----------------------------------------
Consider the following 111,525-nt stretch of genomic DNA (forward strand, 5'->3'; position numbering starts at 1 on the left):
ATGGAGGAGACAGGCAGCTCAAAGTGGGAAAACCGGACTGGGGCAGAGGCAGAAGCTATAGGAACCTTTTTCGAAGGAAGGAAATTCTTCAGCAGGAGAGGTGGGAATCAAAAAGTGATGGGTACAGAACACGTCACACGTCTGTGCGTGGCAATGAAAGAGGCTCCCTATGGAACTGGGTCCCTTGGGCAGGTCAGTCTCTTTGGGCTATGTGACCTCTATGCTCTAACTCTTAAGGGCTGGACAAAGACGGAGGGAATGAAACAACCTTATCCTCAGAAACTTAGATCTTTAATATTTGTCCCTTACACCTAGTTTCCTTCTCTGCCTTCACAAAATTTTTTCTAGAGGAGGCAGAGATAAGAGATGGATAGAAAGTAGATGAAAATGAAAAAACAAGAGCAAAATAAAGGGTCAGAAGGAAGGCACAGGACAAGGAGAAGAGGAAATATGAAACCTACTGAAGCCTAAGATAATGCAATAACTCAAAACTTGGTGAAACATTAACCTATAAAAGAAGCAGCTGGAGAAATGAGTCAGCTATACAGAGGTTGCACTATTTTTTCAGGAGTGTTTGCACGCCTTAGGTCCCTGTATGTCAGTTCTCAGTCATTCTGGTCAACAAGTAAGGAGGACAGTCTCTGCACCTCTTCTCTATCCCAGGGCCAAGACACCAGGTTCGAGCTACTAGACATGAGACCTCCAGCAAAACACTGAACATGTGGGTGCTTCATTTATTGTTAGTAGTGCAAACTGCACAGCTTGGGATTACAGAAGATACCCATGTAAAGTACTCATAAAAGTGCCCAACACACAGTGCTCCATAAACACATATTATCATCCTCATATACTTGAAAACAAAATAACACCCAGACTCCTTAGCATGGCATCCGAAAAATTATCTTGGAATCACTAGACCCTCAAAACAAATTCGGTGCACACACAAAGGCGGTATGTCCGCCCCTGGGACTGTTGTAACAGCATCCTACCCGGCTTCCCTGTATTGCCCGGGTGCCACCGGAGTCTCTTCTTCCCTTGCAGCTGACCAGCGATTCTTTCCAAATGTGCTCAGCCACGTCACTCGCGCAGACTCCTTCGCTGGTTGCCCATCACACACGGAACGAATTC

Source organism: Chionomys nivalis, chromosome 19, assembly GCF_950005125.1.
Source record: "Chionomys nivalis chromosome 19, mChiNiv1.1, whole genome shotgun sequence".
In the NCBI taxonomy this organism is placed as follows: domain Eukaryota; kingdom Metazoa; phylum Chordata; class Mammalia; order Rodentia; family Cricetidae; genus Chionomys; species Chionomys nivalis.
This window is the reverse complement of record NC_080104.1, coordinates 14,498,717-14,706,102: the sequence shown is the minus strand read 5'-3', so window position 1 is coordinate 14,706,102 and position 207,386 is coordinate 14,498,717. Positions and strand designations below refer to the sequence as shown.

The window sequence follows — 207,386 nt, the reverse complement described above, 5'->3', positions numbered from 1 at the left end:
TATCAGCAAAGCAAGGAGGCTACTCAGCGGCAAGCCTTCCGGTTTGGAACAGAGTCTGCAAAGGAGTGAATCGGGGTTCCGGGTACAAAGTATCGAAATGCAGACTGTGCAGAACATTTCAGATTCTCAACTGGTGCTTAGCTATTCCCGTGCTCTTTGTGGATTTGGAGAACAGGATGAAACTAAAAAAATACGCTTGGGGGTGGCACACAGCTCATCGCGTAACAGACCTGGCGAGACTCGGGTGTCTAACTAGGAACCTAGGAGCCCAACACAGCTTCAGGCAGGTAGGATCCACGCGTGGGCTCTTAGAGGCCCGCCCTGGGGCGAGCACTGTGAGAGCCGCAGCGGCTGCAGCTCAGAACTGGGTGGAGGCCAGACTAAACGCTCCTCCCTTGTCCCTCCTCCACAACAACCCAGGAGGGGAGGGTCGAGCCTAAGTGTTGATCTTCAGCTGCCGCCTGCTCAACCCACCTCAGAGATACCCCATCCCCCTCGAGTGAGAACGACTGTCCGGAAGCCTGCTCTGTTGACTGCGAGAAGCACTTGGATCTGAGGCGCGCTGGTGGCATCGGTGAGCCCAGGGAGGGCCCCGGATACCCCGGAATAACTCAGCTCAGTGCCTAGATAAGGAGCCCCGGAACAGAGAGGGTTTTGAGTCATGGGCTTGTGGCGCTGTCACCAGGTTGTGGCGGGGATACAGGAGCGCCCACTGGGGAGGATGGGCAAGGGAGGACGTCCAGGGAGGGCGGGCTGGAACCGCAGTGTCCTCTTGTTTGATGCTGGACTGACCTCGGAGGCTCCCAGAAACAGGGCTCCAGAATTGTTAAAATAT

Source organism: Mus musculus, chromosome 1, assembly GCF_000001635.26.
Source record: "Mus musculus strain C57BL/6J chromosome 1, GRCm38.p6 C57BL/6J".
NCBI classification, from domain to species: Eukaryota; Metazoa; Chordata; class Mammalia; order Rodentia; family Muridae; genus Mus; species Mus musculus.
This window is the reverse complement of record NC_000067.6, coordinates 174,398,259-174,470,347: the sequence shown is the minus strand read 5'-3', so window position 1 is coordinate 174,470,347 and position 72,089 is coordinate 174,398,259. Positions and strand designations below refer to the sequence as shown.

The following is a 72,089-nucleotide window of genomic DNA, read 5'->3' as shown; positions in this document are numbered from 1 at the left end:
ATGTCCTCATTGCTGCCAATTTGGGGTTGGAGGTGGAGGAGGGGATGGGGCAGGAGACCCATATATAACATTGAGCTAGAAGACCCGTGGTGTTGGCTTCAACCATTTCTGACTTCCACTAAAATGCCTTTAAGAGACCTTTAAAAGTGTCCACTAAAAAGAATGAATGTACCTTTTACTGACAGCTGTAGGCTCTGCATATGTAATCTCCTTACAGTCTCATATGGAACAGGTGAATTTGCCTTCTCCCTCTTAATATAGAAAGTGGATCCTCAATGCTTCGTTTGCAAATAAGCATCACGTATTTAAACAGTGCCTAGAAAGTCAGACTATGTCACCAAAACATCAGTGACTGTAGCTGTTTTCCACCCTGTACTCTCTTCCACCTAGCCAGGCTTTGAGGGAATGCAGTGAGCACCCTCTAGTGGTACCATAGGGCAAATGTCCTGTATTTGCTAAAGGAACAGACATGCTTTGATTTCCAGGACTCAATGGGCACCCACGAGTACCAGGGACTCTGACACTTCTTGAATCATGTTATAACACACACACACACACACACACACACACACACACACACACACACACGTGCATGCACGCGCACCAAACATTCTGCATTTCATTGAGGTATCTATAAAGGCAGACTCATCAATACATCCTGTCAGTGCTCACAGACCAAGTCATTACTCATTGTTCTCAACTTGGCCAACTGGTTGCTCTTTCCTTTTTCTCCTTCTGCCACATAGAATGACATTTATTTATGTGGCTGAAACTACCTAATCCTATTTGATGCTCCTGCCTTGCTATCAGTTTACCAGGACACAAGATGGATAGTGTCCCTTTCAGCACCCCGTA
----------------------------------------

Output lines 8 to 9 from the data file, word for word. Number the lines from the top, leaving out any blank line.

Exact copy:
TATCAGCAAAGCAAGGAGGCTACTCAGCGGCAAGCCTTCCGGTTTGGAACAGAGTCTGCAAAGGAGTGAATCGGGGTTCCGGGTACAAAGTATCGAAATGCAGACTGTGCAGAACATTTCAGATTCTCAACTGGTGCTTAGCTATTCCCGTGCTCTTTGTGGATTTGGAGAACAGGATGAAACTAAAAAAATACGCTTGGGGGTGGCACACAGCTCATCGCGTAACAGACCTGGCGAGACTCGGGTGTCTAACTAGGAACCTAGGAGCCCAACACAGCTTCAGGCAGGTAGGATCCACGCGTGGGCTCTTAGAGGCCCGCCCTGGGGCGAGCACTGTGAGAGCCGCAGCGGCTGCAGCTCAGAACTGGGTGGAGGCCAGACTAAACGCTCCTCCCTTGTCCCTCCTCCACAACAACCCAGGAGGGGAGGGTCGAGCCTAAGTGTTGATCTTCAGCTGCCGCCTGCTCAACCCACCTCAGAGATACCCCATCCCCCTCGAGTGAGAACGACTGTCCGGAAGCCTGCTCTGTTGACTGCGAGAAGCACTTGGATCTGAGGCGCGCTGGTGGCATCGGTGAGCCCAGGGAGGGCCCCGGATACCCCGGAATAACTCAGCTCAGTGCCTAGATAAGGAGCCCCGGAACAGAGAGGGTTTTGAGTCATGGGCTTGTGGCGCTGTCACCAGGTTGTGGCGGGGATACAGGAGCGCCCACTGGGGAGGATGGGCAAGGGAGGACGTCCAGGGAGGGCGGGCTGGAACCGCAGTGTCCTCTTGTTTGATGCTGGACTGACCTCGGAGGCTCCCAGAAACAGGGCTCCAGAATTGTTAAAATAT

Source organism: Mus musculus, chromosome 1, assembly GCF_000001635.26.